On treble damages my guess is that Apple has been negotiating and has been willing to pay money for licensing (and that other firms have cash-only licensing terms) but sees demands for cross-licensing non-cash terms as unreasonable. Perhaps if they can demonstrate they have been negotiating in good faith treble damages won’t be applicable?


I know you hate Apple, but your comments lack basic knowledge of the patents at issue. When you give your patents to a standard body so that your technology will become the standard you can’t charge whatever you want. I am not sure about Motorola, but Nokia gave it’s patents to the GSM standard’s body. It gained by having other’s give patents to the standard’s body and by not having to spend big dollars fighting other competing technologies. As a consequence, Nokia must license the patents it voluntarily made available to the standard’s body to other member’s under reasonable and nondiscriminatory terms. It is bound by the license under which it gave the patents. That is the primary benefit of being a member of a standard’s body. You have access to relevant patented technology at fair, reasonable and equal terms. In addition, you don’t have to start from scratch and come up with your standard.

Apple is such a member of the GSM group. Apple’s complaint with Nokia is that Nokia wants to discriminate against Apple by charging it more for licensing fees then Nokia charges other members of the GSM Group and in addition require Apple to cross license patents that are not part of the standard’s body when Nokia doesn’t require other members of the group to cross license patents that are not applicable to the GSM standard.

I do not know how strong Motorola’s suit against Apple is (as I have not read it and seen evidence), however, Apple’s argument against Nokia seems pretty solid.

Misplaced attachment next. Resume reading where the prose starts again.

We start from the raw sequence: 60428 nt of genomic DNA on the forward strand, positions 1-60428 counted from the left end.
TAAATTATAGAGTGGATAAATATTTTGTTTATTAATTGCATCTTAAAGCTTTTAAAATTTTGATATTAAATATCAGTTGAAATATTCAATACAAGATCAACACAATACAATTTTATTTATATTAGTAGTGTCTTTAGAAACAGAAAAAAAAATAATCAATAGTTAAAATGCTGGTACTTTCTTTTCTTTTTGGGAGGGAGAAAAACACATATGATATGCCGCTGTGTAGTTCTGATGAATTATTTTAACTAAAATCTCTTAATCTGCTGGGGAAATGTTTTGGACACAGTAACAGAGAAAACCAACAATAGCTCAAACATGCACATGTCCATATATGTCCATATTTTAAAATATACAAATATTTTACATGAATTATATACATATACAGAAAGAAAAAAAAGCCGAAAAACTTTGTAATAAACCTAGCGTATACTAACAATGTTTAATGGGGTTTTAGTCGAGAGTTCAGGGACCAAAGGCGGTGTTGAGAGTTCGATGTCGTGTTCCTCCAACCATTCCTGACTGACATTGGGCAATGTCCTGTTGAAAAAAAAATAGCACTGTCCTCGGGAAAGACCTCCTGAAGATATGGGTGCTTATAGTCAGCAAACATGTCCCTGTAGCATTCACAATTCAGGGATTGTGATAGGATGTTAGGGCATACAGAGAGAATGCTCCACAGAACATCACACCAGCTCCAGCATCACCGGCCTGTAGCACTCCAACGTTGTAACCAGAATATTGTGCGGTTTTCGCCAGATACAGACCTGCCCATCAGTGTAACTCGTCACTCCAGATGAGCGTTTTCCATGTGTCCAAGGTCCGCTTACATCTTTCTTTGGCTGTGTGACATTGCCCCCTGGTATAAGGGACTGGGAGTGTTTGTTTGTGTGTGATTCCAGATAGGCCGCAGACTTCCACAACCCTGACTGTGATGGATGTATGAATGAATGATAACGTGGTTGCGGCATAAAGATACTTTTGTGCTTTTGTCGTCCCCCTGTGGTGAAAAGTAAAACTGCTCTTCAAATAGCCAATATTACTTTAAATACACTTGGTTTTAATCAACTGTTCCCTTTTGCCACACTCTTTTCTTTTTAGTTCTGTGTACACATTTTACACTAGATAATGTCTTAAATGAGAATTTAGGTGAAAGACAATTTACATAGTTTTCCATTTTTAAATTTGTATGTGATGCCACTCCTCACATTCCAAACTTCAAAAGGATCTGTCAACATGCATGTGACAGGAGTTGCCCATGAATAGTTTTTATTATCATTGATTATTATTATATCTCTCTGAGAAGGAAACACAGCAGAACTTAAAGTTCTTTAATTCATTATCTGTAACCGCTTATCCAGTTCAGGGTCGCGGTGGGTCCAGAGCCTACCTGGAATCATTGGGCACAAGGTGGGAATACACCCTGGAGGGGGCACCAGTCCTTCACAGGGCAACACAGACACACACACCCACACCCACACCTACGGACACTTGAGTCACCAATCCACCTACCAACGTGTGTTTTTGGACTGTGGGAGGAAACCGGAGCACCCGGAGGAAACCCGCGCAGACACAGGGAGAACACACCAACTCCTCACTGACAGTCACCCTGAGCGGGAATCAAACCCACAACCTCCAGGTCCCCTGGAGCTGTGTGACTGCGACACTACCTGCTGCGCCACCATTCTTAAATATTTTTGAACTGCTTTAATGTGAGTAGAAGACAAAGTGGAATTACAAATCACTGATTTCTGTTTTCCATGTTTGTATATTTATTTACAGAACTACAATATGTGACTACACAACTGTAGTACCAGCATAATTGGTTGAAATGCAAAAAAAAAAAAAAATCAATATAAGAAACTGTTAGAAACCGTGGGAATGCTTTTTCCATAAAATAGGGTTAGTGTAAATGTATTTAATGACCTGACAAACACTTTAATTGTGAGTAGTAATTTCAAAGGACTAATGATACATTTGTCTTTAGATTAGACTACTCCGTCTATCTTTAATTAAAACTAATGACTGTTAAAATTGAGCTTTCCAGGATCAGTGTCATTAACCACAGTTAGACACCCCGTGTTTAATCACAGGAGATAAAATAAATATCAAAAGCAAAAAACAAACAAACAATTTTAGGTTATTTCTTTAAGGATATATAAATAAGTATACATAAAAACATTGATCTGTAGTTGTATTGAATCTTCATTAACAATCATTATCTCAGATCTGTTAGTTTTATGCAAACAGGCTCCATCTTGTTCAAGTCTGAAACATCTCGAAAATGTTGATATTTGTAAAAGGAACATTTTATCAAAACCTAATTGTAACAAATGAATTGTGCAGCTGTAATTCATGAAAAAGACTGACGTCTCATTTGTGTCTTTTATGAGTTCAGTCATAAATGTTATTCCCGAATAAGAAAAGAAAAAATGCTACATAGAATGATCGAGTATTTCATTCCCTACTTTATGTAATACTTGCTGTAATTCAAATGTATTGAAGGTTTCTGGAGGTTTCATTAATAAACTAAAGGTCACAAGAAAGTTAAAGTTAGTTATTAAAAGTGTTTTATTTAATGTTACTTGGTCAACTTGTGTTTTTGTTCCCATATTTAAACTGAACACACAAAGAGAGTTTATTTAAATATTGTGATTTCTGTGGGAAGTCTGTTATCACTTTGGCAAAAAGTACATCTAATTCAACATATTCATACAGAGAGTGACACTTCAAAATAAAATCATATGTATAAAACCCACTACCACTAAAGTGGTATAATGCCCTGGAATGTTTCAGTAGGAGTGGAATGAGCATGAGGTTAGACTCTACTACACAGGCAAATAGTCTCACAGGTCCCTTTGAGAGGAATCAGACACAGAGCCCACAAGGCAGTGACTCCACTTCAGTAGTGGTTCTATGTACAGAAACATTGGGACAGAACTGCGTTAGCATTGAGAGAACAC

As far as Mirror World goes, you really want to live in a world where those flimsy patents are held valid? The bottom line is the patent system stinks. Patent attorney’s purposely make patents as broad and non-descriptive as possible. Often the goal is to try and not have somebody else be able to locate your patent so that in the future if somebody else comes up with a product arguably falling under the umbrella of the patent you can sue. Further, average people with no technological background are called to sit on such juries to decide the facts in such cases.

I challenge you to go find a patent representing cover flow without cheating and looking up the actual patent. Impossible, yet that is what a company who wants to bring a product to market must somehow do. Apple bought the idea of cover flow from somebody else. Further, it was just awarded a patent on practically the same idea as it lost the first round in the lawsuit with MIrror World (a company that makes nothing and bought the patent from a professor strictly to sue). My guess is Apple will unfortunately have to settle that lawsuit for a lot of money but far far less then the jury verdict dictates. Rooting for Mirror World is silly though and shows how your dislike for APple blinds your judgement.

Perhaps Nokia and Motorola are being incredibly unreasonable in what they are asking. But they still have the right with their patent to deny its use to a competitor. Compulsory licensing only works through the court, and could end up being very, very expensive as Apple found out from Mirror World.

Bosco (Brad Hutchings)

@Terrin: I think we need to find out what the recourse is for a perceived violation of a promise to an industry or government standards group to license patents in a non-discriminatory way. I’d bet that doesn’t bail Apple out of the infringement lawsuit. More likely will result in a sanction by the industry body against Nokia that’s negligible compared to what the court awards. Question the ethics of it all you like, it’s still not a defense for willful patent infringement. grin Perhaps Nemo can chime in with some case law that parallels this situation. I’m not sure he’ll find much, as this is exactly what makes Nokia/Apple so damned interesting. Get your popcorn.

For the record, I’m as against what happened with Mirror World as much as I’m against the patent lawsuit Apple dropped on HTC. Software and business method patents are a marginally bad concept that has ballooned into a very expensive problem. However, if Apple is going to go to the Steve Jobs quote about vigorously defending its IP, Apple kinda has it coming when it doesn’t license what a court decides it should have.